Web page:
The pilot of the Piper Comanche, who had approximately 1,500 hours, including 689 in Piper Comanches, was attempting to land in La Pointe, Wis., after a cross-country flight. A witness heard what he described as a squealing noise.
He looked toward the runway and saw the plane bouncing out of control. He reported that the plane then went to full throttle and pitched nose-up to about 45° as it started climbing.
The witness thought the pilot was going around, then heard an explosion. The airplane crashed in a nearby wooded area and caught fire, killing both the pilot and passenger.
All three propeller blade tips were ground down, consistent with the blades having contact with the runway. The runway exhibited a white media transfer that approximated the path of the slash marks.
In addition, strips of copper were also found on the runway. The airplane was equipped with a white antenna mounted to its underbelly and the recovered strips of copper were consistent in shape with sections of the antenna assembly’s copper sense plate.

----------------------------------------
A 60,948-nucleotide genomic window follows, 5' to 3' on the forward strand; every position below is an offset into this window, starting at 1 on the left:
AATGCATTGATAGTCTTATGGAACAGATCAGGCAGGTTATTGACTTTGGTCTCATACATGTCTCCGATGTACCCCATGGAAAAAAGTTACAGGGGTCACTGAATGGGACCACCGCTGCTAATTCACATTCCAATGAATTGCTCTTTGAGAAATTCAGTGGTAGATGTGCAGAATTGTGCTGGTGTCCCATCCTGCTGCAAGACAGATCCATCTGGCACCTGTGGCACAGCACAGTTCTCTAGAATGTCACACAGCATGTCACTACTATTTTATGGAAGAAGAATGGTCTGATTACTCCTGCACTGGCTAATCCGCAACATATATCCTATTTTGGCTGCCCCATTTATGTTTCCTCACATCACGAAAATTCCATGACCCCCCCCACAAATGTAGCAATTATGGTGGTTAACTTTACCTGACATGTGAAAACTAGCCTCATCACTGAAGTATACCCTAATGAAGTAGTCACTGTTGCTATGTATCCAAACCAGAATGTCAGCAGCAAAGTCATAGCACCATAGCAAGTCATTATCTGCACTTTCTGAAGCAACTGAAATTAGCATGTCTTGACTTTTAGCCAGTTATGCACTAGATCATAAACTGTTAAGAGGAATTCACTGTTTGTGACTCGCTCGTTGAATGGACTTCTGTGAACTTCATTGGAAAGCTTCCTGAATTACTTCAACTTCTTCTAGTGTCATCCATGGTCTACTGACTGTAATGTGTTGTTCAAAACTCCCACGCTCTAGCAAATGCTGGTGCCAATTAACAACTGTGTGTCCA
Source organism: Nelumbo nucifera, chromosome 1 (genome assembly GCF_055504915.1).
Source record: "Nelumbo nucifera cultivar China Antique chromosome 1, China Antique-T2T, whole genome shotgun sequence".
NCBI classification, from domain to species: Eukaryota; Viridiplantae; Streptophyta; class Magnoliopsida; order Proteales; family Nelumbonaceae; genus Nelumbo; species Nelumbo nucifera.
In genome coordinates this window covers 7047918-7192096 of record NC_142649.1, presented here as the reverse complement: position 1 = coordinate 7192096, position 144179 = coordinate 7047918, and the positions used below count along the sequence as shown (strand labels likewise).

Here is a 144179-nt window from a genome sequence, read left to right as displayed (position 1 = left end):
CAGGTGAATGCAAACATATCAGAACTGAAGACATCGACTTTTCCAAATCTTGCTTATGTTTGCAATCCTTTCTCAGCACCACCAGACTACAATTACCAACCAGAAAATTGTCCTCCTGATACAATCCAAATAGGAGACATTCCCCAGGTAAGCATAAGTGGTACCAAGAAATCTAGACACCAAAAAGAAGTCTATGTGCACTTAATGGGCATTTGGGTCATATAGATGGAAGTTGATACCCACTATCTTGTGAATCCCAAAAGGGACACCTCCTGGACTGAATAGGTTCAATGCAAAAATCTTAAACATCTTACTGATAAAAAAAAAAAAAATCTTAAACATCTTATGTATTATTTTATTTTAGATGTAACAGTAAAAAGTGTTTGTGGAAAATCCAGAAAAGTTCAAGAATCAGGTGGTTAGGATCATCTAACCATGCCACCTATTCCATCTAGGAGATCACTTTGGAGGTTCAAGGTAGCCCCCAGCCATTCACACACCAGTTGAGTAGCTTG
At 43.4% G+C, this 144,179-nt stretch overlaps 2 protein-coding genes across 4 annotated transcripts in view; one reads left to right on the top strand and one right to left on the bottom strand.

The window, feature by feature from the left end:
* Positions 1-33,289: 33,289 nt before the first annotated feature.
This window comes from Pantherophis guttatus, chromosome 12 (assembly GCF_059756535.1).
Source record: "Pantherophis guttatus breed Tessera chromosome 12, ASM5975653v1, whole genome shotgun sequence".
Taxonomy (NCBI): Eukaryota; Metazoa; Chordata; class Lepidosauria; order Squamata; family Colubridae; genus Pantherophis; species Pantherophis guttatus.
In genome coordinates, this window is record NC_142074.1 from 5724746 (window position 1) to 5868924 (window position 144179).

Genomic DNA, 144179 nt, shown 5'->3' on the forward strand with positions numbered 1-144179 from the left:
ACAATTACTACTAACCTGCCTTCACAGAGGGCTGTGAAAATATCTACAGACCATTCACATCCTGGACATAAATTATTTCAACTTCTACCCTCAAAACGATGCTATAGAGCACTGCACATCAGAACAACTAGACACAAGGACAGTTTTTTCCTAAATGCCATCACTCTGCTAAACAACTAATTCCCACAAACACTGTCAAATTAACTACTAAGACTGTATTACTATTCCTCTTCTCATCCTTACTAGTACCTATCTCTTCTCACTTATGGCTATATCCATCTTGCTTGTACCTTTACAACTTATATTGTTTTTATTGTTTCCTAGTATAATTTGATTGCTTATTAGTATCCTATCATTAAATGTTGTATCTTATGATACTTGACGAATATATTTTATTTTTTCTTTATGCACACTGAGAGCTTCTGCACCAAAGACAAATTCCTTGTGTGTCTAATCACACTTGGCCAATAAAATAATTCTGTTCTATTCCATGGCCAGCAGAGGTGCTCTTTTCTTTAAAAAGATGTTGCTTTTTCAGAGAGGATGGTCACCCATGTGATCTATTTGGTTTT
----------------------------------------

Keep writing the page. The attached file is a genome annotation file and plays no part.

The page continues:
Although the landing gear was found extended at the accident site, based on the evidence on the runway and the damage to the propellers and the underbelly antenna, investigators determined it is likely that the pilot did not have the landing gear down during his first landing attempt.
The NTSB determined the probable cause of the accident as the pilot’s failure to maintain control after deciding to go around after a gear-up landing, resulting in an aerodynamic stall.
NTSB Identification: CEN13FA351
This June 2015 accident report is provided by the National Transportation Safety Board. Published as an educational tool, it is intended to help pilots learn from the misfortunes of others.